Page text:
Government has on Friday launched a R2 billion fund to help small business start-ups that are geared towards creating employment opportunities and contribute towards the growth and development of the economy.
The Project Development Partnership Fund (PDP) has been established through a joint venture between the Public Investment Corporation (PIC) and Unemployment Insurance Fund (UIF) – an entity of the Department of Labour.
Minister of Labour Mildred Oliphant, speaking at the launch of the fund in Pretoria on Friday, said the fund is expected to create and support over 10 000 jobs:
“There is evidence that small business sector is the backbone of any economy and contributes significantly in the Gross Domestic Product of any country. SMEs represent a considerable 40% of all businesses in South Africa and it has been estimated that by 2030, 90% of the jobs will be in this sector.”
What is the PDP Fund and how does it help small businesses?
However, while an entrepreneur could come up with a ground-breaking new product, it is worthless if it is not converted into a commercial commodity that generates revenue.
“The value of a thriving small business sector cannot be undermined, and that is why as
governmentwe welcome the introduction of new ventures such as the Project Development Partnership Fund.”
The PDP fund will be directed specifically at performing the following roles:
- Offering funding to create and grow small businesses, therefore creating new companies;
- Create companies in specific sectors such as agribusiness and bio-science, mining and beneficiation, manufacturing and ICT, social infrastructure, water and related services, financial services, and youth innovation; and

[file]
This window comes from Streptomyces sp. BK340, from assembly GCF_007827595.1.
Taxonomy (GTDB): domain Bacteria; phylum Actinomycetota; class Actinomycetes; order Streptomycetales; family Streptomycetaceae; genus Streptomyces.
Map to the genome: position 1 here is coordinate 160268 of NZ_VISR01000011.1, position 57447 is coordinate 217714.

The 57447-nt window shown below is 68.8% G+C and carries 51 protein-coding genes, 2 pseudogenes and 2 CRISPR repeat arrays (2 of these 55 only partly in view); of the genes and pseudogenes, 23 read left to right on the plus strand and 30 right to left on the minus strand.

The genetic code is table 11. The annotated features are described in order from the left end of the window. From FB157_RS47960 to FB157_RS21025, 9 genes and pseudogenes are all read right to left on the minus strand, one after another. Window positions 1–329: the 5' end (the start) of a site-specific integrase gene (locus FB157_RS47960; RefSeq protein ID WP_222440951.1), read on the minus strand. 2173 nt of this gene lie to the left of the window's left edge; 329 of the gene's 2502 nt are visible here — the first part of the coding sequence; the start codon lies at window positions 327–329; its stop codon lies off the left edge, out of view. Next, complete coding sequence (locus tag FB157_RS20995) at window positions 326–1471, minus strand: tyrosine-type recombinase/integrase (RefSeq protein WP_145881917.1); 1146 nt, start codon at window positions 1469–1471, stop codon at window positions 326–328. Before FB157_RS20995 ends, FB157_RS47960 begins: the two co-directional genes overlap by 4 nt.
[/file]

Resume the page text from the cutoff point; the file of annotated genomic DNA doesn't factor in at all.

- The fund will also be investing in PIC Youth Fund, affordable housing and infrastructure funding.
The Minister said the fund will also be focused on investing in projects which are focused on addressing South Africa’s socio-economic challenges through technologically advanced value propositions which are aligned to 4th industrial revolution.
“New and transformed fund managers will also be created through this process. Through a transparent and competitive process; specialised black-owned fund managers will be selected to drive investments across the sectors.”
“This will create new black-owned fund managers in an industry where only 24% of players have a BEE score better than level 4. Furthermore, there will be an emphasis on black youth and women-owned businesses at the underlying investment level.”
The funding gap in the early stage venture capital
The Labour Activation Programme (LAP) is designed to create real employment opportunities by offering training and upskilling to those who are unemployed or those at risk of losing their jobs.
Support training programmes have demonstrable prospects of providing jobs.
“We have long gone
passedthe stage where training was done for its own sake. Skills that we seek to create are those that are needed in the economy. Therefore, UIF seekto create synergy between the PDP and Labour Activation Programmes through among other things; establishing [an] incubation program through the LAP aimed at supporting and training entrepreneurs and small businesses.”
The Minister said the LAP also introduces a skills enhancement program for youth, in order to equip youth with relevant skills that are required in the economy; it further sourced business opportunities for those on the programme.
“We believe these initiatives will enhance the UIF’s role as it will be embarking on taking proactive measures towards creating employment and improving
employabilityof its beneficiaries.”
“This simply put, is that the UIF is shifting from being a player when people are already unemployed to a role where it prevents that from happening. Most importantly, the fund is now playing a visible role in providing employment opportunities by leveraging its resources.”
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